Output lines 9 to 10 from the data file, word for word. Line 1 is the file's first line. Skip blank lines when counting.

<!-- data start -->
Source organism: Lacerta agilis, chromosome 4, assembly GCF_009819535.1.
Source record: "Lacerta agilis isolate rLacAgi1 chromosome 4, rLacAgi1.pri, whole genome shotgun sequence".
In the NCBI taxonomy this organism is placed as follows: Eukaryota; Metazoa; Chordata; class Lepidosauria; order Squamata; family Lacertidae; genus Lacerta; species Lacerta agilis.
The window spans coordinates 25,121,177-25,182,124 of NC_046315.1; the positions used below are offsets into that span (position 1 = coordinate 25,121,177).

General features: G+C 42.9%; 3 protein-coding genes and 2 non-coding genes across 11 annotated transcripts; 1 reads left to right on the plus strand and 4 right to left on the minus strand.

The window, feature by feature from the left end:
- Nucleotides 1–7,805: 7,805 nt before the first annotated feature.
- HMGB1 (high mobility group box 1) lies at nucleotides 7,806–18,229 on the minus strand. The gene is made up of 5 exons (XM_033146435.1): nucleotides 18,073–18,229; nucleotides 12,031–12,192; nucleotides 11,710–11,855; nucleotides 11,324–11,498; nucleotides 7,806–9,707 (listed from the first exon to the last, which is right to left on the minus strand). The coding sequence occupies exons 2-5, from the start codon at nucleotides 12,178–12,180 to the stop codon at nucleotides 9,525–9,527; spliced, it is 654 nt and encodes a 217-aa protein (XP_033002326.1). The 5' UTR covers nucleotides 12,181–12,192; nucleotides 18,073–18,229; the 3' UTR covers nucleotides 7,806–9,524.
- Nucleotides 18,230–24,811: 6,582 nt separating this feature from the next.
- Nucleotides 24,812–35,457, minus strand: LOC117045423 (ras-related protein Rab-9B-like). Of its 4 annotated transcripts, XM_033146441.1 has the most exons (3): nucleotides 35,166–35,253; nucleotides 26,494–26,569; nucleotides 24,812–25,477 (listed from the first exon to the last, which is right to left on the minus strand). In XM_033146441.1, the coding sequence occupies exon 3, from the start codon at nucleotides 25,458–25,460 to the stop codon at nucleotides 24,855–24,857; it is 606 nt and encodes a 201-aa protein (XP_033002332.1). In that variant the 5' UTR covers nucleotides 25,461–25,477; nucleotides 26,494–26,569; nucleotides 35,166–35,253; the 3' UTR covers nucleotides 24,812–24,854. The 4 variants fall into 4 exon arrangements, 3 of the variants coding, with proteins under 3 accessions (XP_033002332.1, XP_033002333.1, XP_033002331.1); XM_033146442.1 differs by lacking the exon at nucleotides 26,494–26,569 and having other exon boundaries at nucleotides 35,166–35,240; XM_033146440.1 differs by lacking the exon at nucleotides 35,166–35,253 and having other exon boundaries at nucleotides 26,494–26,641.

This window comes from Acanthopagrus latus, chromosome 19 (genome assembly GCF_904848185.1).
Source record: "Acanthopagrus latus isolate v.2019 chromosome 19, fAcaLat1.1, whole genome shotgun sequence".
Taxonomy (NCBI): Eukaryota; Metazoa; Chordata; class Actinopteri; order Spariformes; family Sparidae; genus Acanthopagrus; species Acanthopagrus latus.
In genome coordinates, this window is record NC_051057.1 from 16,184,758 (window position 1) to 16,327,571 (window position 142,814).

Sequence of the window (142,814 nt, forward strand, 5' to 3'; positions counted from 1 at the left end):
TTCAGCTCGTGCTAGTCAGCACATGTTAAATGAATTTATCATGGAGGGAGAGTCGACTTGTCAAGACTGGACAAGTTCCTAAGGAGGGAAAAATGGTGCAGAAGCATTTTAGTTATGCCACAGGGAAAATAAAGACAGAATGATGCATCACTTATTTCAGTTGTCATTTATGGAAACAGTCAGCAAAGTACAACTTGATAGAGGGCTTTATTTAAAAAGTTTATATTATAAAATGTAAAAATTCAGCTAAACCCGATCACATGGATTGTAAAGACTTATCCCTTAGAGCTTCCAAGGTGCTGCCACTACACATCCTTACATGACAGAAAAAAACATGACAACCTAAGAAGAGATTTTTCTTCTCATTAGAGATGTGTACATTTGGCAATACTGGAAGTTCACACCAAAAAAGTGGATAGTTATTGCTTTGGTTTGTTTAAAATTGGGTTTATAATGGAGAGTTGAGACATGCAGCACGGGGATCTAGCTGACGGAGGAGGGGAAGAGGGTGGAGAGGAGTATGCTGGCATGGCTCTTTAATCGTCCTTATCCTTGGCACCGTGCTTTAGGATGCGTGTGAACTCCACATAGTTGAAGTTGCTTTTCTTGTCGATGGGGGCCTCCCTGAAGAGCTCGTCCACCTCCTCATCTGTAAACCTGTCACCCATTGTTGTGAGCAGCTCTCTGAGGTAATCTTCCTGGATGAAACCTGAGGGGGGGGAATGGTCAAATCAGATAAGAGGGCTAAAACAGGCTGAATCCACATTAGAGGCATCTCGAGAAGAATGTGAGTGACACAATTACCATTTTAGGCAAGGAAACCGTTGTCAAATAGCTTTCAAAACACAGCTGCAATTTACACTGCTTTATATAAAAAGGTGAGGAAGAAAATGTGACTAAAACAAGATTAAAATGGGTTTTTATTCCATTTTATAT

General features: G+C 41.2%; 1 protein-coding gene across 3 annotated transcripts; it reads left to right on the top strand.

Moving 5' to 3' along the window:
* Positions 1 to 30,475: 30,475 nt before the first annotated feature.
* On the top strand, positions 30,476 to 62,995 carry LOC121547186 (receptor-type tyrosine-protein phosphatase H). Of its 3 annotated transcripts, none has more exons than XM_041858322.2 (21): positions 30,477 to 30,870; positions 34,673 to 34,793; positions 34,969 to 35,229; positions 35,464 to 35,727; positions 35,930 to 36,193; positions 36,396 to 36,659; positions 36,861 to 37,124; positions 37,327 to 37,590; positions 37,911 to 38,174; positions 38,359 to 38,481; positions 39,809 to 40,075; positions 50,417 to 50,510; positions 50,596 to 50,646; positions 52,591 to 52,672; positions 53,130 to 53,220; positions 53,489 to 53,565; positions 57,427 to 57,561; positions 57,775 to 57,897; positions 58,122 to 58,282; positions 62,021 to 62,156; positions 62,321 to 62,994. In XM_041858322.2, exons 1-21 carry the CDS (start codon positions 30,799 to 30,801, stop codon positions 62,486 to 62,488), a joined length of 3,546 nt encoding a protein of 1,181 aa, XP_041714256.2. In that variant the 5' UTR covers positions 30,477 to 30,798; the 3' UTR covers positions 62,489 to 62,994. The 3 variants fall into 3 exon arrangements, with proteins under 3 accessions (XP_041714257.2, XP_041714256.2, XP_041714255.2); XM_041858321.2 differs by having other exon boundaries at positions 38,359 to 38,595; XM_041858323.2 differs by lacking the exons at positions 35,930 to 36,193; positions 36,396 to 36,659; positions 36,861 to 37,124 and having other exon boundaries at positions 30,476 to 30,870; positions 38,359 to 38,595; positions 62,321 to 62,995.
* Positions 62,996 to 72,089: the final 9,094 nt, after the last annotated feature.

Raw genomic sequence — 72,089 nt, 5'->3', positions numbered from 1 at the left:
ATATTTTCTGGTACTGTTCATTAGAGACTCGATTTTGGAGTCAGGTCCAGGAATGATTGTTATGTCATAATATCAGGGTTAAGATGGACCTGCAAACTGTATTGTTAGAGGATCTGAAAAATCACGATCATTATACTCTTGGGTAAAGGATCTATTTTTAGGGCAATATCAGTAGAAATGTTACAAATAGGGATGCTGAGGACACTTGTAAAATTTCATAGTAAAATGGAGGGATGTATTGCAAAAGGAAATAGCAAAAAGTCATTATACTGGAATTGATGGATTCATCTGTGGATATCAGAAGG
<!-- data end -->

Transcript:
- Nucleotides 18,230–24,811: 6,582 nt separating this feature from the next.
- Nucleotides 24,812–35,457, minus strand: LOC117045423 (ras-related protein Rab-9B-like). Of its 4 annotated transcripts, XM_033146441.1 has the most exons (3): nucleotides 35,166–35,253; nucleotides 26,494–26,569; nucleotides 24,812–25,477 (listed from the first exon to the last, which is right to left on the minus strand). In XM_033146441.1, the coding sequence occupies exon 3, from the start codon at nucleotides 25,458–25,460 to the stop codon at nucleotides 24,855–24,857; it is 606 nt and encodes a 201-aa protein (XP_033002332.1). In that variant the 5' UTR covers nucleotides 25,461–25,477; nucleotides 26,494–26,569; nucleotides 35,166–35,253; the 3' UTR covers nucleotides 24,812–24,854. The 4 variants fall into 4 exon arrangements, 3 of the variants coding, with proteins under 3 accessions (XP_033002332.1, XP_033002333.1, XP_033002331.1); XM_033146442.1 differs by lacking the exon at nucleotides 26,494–26,569 and having other exon boundaries at nucleotides 35,166–35,240; XM_033146440.1 differs by lacking the exon at nucleotides 35,166–35,253 and having other exon boundaries at nucleotides 26,494–26,641.